In the beginning, God placed six strings across a fretted plank and attached them to a resonating box of wood shaped like a woman. Good idea. Okay, actually it was the Spanish, and we here in the U.S.A. should be forever in their debt, because inadvertently some guys back in the 16th century gave America the instrument it needed to rewrite the history of music from the ground up in the 20th century. The guitar has been America’s muse and its most companionable musical friend. You can take ‘em places. You can play them solo or in a group – electric, acoustic or somewhere in between. You can pick them like Doc Watson or strum them like Dolly Parton with four-inch fingernails or stroke them with a bare thumb like Wes Montgomery. People will it seems never run out of fresh ways of playing this deceptively simple box.
And of course the guitar has been at the core of American roots music in just about all its forms and essential to the fate of Nashville. They call it Guitar Town, so it seemed like a great idea to celebrate Nashville’s most consequential instrument with some of today’s most consequential players. And I think we’ve been able to put together a dream team.
David Grier will open the show, and I’ve got a story about him. Back in the early 90s I was working as a Capitol Hill correspondent (glad I don’t have that gig now) and most afternoons I’d have WAMU’s amazing bluegrass shows on in my office. They began playing a lot of tracks by this guitarist David Grier and I just couldn’t believe my ears. It was everything I loved about Doc Watson, Tony Rice, Norman Blake and Clarence White all filtered through a genius-level imagination. I bought as many of his albums as I could and I can’t recommend enough his duo album Climbing the Walls with Mike Compton. Fast forward to my first ever trip to Nashville in about 1994, and who happens to be playing at the Station Inn on the very night of my first pilgrimage to bluegrass Mecca? Yep. Grier in person was an off-the-charts experience. He’s remained an inspiration, and he will start our evening off with his delicate, daring and fluid flatpicking style.
From there we’ll move on to the youngest picker of the evening, though he’s clearly an old soul. Ben Hall grew up in Okalona, Mississippi, where he became obsessed with early country guitar styles, chiefly those of the great Merle Travis and Chet Atkins. Where David Grier and another guest Bryan Sutton are flatpickers, Hall’s school is the most artful folk form of fingerpicking. Travis did it with just a thumb and one finger on tunes like “I Am A Pilgrim” and “Cannonball Rag” while Chet had almost a classical style that used thumb and two or three fingers. Hall has really found a way to build on those archetypal styles and add his own voice to the journey of the guitar. He’s won some prestigious contests and he earned his first big gig when the late great Charlie Louvin heard him picking. It’s awesome to see such a young guy dedicate himself to a style that few of today’s country guitar players can play.
Viktor Krauss is the only name on our bill who isn’t chiefly known as a guitar player, but his guitar-centric group is a favorite of mine and they just had to be part of our night at the barn. Unless you’ve heard Viktor’s band in action or heard his records, there’s almost no way I can explain its magical, magisterial sound. Working with Todd Lombardo on acoustic guitar, and Steve Walsh on electric guitar and Robert Crawford on drums, Krauss composes and conjures up lush, tuneful soundscapes that invite calm contemplation. It’s about texture and mood as much as anything, but it’s a school of jazz fusion that I think our audience will appreciate and enjoy right away.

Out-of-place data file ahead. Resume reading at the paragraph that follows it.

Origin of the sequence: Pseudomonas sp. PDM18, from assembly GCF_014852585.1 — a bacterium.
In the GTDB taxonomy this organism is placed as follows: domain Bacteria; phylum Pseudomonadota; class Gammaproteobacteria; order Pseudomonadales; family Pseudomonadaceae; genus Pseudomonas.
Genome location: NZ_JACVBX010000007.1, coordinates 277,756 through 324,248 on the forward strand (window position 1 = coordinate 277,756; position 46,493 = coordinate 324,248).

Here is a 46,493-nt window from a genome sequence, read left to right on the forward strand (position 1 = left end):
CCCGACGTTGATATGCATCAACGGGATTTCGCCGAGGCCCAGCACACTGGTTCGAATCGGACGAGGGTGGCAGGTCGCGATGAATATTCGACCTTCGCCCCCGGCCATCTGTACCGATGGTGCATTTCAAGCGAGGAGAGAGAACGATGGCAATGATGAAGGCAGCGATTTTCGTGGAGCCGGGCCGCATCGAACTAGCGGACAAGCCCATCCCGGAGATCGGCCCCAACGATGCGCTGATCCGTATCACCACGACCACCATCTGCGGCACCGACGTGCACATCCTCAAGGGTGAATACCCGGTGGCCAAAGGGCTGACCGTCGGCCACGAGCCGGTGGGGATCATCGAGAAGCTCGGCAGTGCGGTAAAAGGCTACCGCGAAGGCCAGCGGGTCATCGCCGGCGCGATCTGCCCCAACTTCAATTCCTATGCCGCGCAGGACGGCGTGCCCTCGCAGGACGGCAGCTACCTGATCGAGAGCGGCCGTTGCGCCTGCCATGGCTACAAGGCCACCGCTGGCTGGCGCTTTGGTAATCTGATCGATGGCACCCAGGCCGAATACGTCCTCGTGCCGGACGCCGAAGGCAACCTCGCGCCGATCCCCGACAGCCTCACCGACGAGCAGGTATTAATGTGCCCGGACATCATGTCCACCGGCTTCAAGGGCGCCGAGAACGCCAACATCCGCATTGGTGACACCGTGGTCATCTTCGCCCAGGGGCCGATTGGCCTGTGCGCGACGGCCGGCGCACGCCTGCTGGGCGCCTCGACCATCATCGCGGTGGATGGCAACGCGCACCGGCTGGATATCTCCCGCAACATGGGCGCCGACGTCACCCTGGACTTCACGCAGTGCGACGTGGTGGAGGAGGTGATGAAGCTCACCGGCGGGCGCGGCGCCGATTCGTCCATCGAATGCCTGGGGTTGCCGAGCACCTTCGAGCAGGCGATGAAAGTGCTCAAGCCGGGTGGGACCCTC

Then we’ll revisit bluegrass, but not exclusively, because the amazing Bryan Sutton can play about any style you throw at him. This Asheville, NC native grew up in the rich bluegrass and old-time scene of the Blue Ridge Mountains, and he emerged as a teen prodigy who landed a big gig with Ricky Skaggs & Kentucky Thunder. He brought more speed, polish, tone and precision to that big loud band than anyone had seen before. Because of that, he became Nashville’s go-to studio guy for acoustic guitar, highlighting records like the Dixie Chicks’ Home and Dierks Bentley’s Up On The Ridge. He’s released four albums under his own name that encompass ‘grass, hot swing jazz and new acoustic sounds. You can also see him on stages around the nation with Hot Rize and the Acoustic All-Stars of Telluride. And at the Loveless Barn this week.
And that brings me to Guthrie Trapp. To him I give my personal award for biggest guitar surprise of the past five years. I first saw him with the Don Kelly Band on Lower Broadway, which is like the on-deck circle for Nashville’s next great guitarists. Then I saw him with the Jerry Douglas Band, playing both acoustic and electric, and he was electrifying. Then, it was in my neighborhood at the 12th South Tap Room in a little jazz/blues combo where there were no rules and no time limits, that I really came to understand the scope of this guy’s talent. Guthrie is the only player I’ve ever seen who I think can be considered a true peer of the late great Danny Gatton, a DC based guitarist I got to see many times and who’s said by some to be the greatest ever. It’s not just Trapp’s technique that puts him in the upper echelon. It’s his ideas, which flow like a Rocky Mountain waterfall. I can’t wait to hear what he pulls together for this night, because we’ve told him he’s got total freedom.
So come out. Tune in. If you love the guitar at all, I don’t think you could experience a more complete or exceptional lineup of six-stringed greatness.